The United States government implements federal drug prohibition through the Controlled Substances Act (the “CSA”), which appears in the United States Code at Title 21, Sections 801 through 904. The CSA does not actually prohibit all drugs for all purposes: it establishes criminal penalties for all actions in connection with certain “drugs or other substances” other than in compliance with the CSA’s provisions. The CSA creates five “schedules” of drugs, Schedules I through V; when Congress drafted the CSA in 1970 it made the initial placement of substances into the Schedules. It is most important to us here at Psychedelic Law that Congress placed cannabis, LSD, psilocybin, mescaline and ibogaine (among other psychedelics) in Schedule I. (Although the DEA likes to say that Congress made all the decisions about what drugs belong in what Schedules, ever since 1970 it has been the DEA that “schedules” drugs which it deems have potential for abuse and fights ferociously to keep cannabis permanently prohibited in Schedule I.) The DEA put MDMA in Schedule I in the 1980s. Substances in Schedules II through V can be prescribed by “practitioners” (which, for current purposes, I will describe as physicians); Schedule I substances are never available, even by prescription.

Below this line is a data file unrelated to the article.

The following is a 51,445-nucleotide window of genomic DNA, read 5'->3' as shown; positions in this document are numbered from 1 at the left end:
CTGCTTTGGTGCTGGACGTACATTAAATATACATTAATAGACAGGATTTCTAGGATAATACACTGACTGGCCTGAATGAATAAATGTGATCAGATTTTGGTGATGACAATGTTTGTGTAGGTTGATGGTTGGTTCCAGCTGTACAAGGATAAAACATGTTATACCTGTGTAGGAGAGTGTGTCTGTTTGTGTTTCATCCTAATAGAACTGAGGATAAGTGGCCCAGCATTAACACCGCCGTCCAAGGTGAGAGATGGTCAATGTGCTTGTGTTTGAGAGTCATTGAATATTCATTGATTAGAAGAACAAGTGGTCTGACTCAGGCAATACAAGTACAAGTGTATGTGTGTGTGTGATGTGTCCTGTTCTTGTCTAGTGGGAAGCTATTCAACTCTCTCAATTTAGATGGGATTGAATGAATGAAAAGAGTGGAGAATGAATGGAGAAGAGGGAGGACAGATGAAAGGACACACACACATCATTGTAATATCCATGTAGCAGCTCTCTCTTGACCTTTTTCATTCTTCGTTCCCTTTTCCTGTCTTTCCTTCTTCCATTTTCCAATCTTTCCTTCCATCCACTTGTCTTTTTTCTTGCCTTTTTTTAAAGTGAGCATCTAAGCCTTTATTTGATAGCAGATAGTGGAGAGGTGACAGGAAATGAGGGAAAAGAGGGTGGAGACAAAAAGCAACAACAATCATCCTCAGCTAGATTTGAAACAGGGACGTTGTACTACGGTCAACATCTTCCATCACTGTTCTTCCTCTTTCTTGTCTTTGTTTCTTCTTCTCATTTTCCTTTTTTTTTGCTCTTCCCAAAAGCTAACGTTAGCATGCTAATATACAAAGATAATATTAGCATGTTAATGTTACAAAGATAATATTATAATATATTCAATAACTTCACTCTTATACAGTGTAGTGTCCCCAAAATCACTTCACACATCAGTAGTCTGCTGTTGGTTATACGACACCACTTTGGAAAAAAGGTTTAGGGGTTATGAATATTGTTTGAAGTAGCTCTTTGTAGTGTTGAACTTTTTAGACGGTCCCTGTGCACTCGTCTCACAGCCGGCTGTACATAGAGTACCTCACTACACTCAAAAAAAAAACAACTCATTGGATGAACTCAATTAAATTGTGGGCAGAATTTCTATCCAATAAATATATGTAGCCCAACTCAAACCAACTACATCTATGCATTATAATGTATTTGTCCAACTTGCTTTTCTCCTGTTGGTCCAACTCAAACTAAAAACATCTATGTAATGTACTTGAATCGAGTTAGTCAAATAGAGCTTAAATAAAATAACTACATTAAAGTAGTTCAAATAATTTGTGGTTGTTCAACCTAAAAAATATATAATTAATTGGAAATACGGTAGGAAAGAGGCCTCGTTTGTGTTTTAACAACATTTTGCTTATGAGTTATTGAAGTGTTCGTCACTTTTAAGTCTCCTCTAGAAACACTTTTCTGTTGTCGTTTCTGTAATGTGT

The criteria for Schedule I placement are as follows: (a) the drug or other substance has a high potential for abuse, (b) the drug or other substance has no currently accepted medical use in treatment in the United States and (c) there is a lack of accepted safety for use of the drug or other substance under medical supervision. 21 U.S.C. 812(b).
Of those three scheduling criteria, number two – no currently accepted medical use in treatment – is the most critical, the reason being that it is unique among all the Schedules. As I have said before at various times, drug prohibition can be defined as follows: the criminal prohibition of the manufacture, sale, purchase, possession and use of a drug except for medical purposes which are defined as narrowly as possible by police. In other words, medical use is an exception to prohibition, but with Schedule I there is no exception to prohibition – because the federal government says there is no medical use. Prohibition of a Schedule I substance is absolute, even when a patient claims that use of the substance is necessary to save her life or relieve excruciating pain.
Now, placement in Schedule I is not the only manifestation of prohibition. Cocaine is in Schedule II meaning that it can be prescribed; it is sale of cocaine without a prescription that is criminal and manufacture or import without the proper DEA licenses is also illegal. Ritalin, Oxycontin, and morphine, for example, are also in Schedule II. When the DEA attacks physicians for their prescribing practices as to opiates in Schedules lower than Schedule I, you are actually witnessing another manifestation of prohibition – but concerning substances that are not completely prohibited for all purposes. It is more proper then to say that the subject of prohibition is the useof a particular drug, not the drug itself. It just so happens that in the case of Schedule I drugs, NO uses are permitted.